Obama orders arrest of three four-star generals. Air Force and Marine chiefs accused of trying to overthrow the administration.” If these headlines were splashed across the front pages of the American press, worries in the United States about healthcare, stimulus packages and budget deficits would pale into afterthoughts. Yet life in Turkey continues as normal, at least for the moment, despite last month’s arrests of 49 former and active military officers. Those held include two former commanders of naval operations, two admirals, three vice-generals and one vice-admiral, as well as two rear admirals and two brigadier generals still on active duty.
On the surface, the arrests are an extension of the round-up over the past two years of nearly 300 people who are alleged to have been plotting to overthrow the government of the Justice and Development Party (AKP). The bizarre schemes in the latest charges included planning for a mosque to be bombed and a Turkish fighter jet to be shot down, so the armed forces could step in to rescue the country from chaos, conveniently deposing a democratically elected government perceived by some to be hell-bent on turning Turkey into an Islamic state.
The latest skirmish between the AKP and the military prompted President Abdullah Gul to arrange a meeting between Prime Minister Recep Tayyip Erdogan and armed forces chief General Ilker Basbug. After three hours of talks, Gul’s office said that any “current problems would be solved within the framework of the constitution.”
So, no joy for those fearing (or others hoping for) a military coup. In fact, the prospect is highly unlikely since the whole world has changed since the military last flexed its muscles that way in 1980. Turkey is no longer the last outpost before the start of the evil Soviet empire, and there is less incentive for foreign states to sanction military coups. The current charges stem from 2003 and a war game codenamed Sledgehammer, which included steps to unseat the Erdogan government by creating chaos in the country with the help of terrorist attacks, according to press reports. The AKP says it was for real; the army says it was part of a normal exercise.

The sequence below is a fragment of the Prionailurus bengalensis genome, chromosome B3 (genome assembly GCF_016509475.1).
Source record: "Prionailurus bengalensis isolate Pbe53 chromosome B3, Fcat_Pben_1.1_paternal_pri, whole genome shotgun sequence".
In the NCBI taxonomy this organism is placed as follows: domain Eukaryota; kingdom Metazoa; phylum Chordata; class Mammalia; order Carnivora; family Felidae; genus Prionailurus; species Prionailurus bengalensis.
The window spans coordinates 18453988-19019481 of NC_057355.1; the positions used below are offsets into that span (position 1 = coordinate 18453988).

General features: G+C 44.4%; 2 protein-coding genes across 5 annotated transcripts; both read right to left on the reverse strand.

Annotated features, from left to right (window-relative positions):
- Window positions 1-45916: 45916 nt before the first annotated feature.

Erdogan has distanced himself from the arrests by saying that the judiciary is in charge of the investigation and technically he is correct.
What may be just as intriguing as the alleged plot is the role in its revelation played by the Taraf newspaper, which has revealed many of the stories about the equally alleged coup attempt. The paper is only two years old, and its inception coincided with widespread arrests in relation to the “Ergenekon conspiracy” case, in which well over 200 people are still under arrest for conspiracy to overthrow the government. Taraf claims to have received material from military officers who are opposed to the plots. The fledgling daily has scooped its better-established rivals with lurid tales. The inherent conflict between the AKP and self-styled staunch secularists is rife with conjecture but not replete with facts. Each time the AKP uses its legitimate powers of patronage to appoint supporters into various establishment jobs, it risks the charge of adding yet another brick to the Islamist state it is supposedly building. There is never a mention that the secularists had been appointing their own favorites for more half a century before the AKP came into power in 2002. Predecessors of the AKP presided over rampant inflation — some lottery prizes are still advertised as offering prize money of trillions of liras — and wholesale corruption. The AKP has reduced inflation to single digits, expanded the economy at a rate never seen in modern Turkey’s history and stabilized the currency.
Some financial analysts warn the very public spat between the army and the government will destroy all these economic gains. One report said the lira would quickly lose 8 percent. More sanguine (and cynical) observers recall the results of the so-called ‘e-coup’ in April 2007, when the army warned the AKP not to pose a threat to secularism, and the attempt to close down the party in 2008. In both cases the markets and the currency quickly recovered.
There is no particular reason to believe that this trial of strength will have any different consequence, and a military coup in Turkey these days is as likely as Obama arresting four-star generals.
Peter Grimsditch is Executive Magazine’s Istanbul-based correspondent